I would like to prove that we need at least five comparisons to find median amoung five numbers.

And my proposition: Let's consider tree of comparisons. There are at least $5 \cdot {4\choose 2} = 30$ possiblities, so in our tree we have at least $30$ leaves. So what is minimal height of this tree when we have at least $30$ leaves. (height is number of comparisons).
So $$height \ge \log_2(30) > 4$$ Hence, $height \ge 5$.

Is it correct proof ?

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    $\begingroup$ What are you counting exactly ? I don't understand what your 30 is. $\endgroup$ – François Aug 18 '15 at 15:08
  • $\begingroup$ Ok : 5 is the number of possible medians and ${4\choose 2}$ for the possible 2 larger elements once the median is selected. $\endgroup$ – François Aug 18 '15 at 15:27
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    $\begingroup$ Your question already includes a complete answer to the original problem but no question about this answer. Thus, only "yes/no" answers may remain, helping neither you nor future visitors. Please read related meta discussions here and here and adjust your question accordingly, e.g. by formulating a specific question about a single element of your answer you are uncertain about. If you just want general feedback, you are welcome to visit us in Computer Science Chat. $\endgroup$ – Juho Aug 18 '15 at 19:00
  • $\begingroup$ It seems to me, that it is quite clear. My question is: Is it proof correct ? Answer is: Yeah, it is OK. $\endgroup$ – M.Swe Aug 18 '15 at 19:12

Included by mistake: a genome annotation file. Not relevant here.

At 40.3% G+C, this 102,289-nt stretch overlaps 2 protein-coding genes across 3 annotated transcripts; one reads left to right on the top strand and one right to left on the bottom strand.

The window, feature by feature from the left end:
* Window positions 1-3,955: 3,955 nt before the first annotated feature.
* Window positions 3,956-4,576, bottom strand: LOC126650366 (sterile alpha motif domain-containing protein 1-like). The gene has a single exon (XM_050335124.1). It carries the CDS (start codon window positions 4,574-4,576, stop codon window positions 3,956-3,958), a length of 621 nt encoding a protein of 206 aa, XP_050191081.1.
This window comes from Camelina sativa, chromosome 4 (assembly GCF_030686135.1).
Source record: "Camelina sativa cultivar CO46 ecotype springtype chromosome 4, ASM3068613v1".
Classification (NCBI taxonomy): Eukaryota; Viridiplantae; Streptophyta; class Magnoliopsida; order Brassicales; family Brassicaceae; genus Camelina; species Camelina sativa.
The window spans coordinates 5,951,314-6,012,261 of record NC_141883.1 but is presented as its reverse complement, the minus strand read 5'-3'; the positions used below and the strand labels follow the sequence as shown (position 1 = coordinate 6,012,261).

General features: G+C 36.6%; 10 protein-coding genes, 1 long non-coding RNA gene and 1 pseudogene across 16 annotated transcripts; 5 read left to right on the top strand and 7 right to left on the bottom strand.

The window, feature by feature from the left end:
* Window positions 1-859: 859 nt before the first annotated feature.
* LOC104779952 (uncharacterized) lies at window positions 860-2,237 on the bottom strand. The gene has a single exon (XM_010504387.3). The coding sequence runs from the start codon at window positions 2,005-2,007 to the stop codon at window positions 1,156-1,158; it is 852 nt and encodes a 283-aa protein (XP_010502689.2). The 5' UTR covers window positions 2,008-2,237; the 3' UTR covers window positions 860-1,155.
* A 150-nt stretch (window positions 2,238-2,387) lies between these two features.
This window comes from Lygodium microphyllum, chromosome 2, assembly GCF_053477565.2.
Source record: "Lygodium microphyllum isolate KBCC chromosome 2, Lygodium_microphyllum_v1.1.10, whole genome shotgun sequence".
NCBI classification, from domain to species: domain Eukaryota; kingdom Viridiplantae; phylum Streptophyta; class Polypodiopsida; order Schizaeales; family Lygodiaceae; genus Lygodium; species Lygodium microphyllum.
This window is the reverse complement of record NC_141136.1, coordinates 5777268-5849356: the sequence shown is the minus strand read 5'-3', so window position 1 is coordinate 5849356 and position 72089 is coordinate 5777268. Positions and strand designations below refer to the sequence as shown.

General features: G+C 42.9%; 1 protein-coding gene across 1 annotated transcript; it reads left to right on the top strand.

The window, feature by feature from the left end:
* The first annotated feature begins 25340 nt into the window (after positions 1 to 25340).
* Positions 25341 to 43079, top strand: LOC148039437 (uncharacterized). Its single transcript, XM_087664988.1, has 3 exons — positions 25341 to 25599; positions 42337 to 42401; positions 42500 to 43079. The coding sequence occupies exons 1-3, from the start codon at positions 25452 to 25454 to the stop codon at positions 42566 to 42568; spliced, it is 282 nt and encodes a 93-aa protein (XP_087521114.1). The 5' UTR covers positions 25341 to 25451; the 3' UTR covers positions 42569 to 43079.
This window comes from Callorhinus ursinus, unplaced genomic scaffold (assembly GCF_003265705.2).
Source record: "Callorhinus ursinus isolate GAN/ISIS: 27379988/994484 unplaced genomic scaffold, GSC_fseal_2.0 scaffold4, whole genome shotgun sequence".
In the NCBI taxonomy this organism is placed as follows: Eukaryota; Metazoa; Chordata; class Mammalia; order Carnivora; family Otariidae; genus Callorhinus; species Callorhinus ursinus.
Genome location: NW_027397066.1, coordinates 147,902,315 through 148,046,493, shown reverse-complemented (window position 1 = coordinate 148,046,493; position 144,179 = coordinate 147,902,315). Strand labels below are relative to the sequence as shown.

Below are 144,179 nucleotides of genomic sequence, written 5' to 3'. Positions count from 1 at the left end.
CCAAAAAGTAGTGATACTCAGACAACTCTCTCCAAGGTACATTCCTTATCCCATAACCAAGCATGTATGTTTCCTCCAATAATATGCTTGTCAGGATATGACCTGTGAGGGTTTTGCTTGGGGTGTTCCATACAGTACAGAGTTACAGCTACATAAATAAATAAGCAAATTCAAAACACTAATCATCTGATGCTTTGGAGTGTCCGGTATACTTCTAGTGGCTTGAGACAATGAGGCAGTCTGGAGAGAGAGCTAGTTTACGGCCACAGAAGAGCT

• $\begingroup$ The question "is this proof correct" isn't interesting to anybody but you. The fact that you're not sure if your proof is correct or not points to an underlying uncertainty about something but we don't know what. If you turn your question into a question about that, it's much more likely to be useful to other people. It's that underlying question that's unclear. $\endgroup$ – David Richerby Aug 18 '15 at 20:33

Your proof is correct. But I don't think 5 comparisons is achievable. Here is the algorithm that finds the median in 6 comparisons.

  1. Sort the first two pairs. [ 2 comparisons]

  2. Order the pairs w.r.t. their respective larger element. [ 1 comparison]

    Call the result $[a,b,c,d,e]$; we know $a<b<d$ and $c<d$. Now there are 3 elements less than $d$, hence $d$ can't be the median( i.e. $3^{rd}$element of the sorted array)

  3. WLOG say $c<e$ and $a<b$ (known already). Order the pairs w.r.t. their respective larger element. WLOG $a<b<e$ and $c<e$. Compare $c$ & $b$, greater one is the median. [ 3 comparisons - 1 for $c$ & $e$, 1 for ordering the pairs and 1 for $b$ & $c$ ]

Hence, total number of comparisons is equal to 6.

Idea taken from here .

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    $\begingroup$ I also think that my proof is OK. $\endgroup$ – M.Swe Aug 18 '15 at 18:26

The proof is correct as you are calculating lower bound for median of 5 elements. But this is data dependent, so it is not number of compares algorithm needs to find median. This is one of instances.

Unless you are happy to know that there are such cases...

But to derive algorithm that works always you have to compute upper bound on this, to have algorithm (that always works). Minimal number independent of order of elements to find median of five elements is six.

Try it yourself. Take 5 numbers, let it be 1,2,3,4,5, permute them and draw trees of comparisons. In fact there are instances with five compares, but you will find instances of six, and this upper bound is interesting.

You might be also interested in this: http://www.cs.hut.fi/~cessu/selection/

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  • $\begingroup$ It is very curious now. I try to find median with 6 comparisons (algorithm). Nevertheless my task is: show that everty algorithm that find median in set (5 elements) do at least 5 comparisons in pesimistic case. $\endgroup$ – M.Swe Aug 18 '15 at 16:38
  • $\begingroup$ refer to my comment, your comment is useless $\endgroup$ – M.Swe Aug 18 '15 at 18:12

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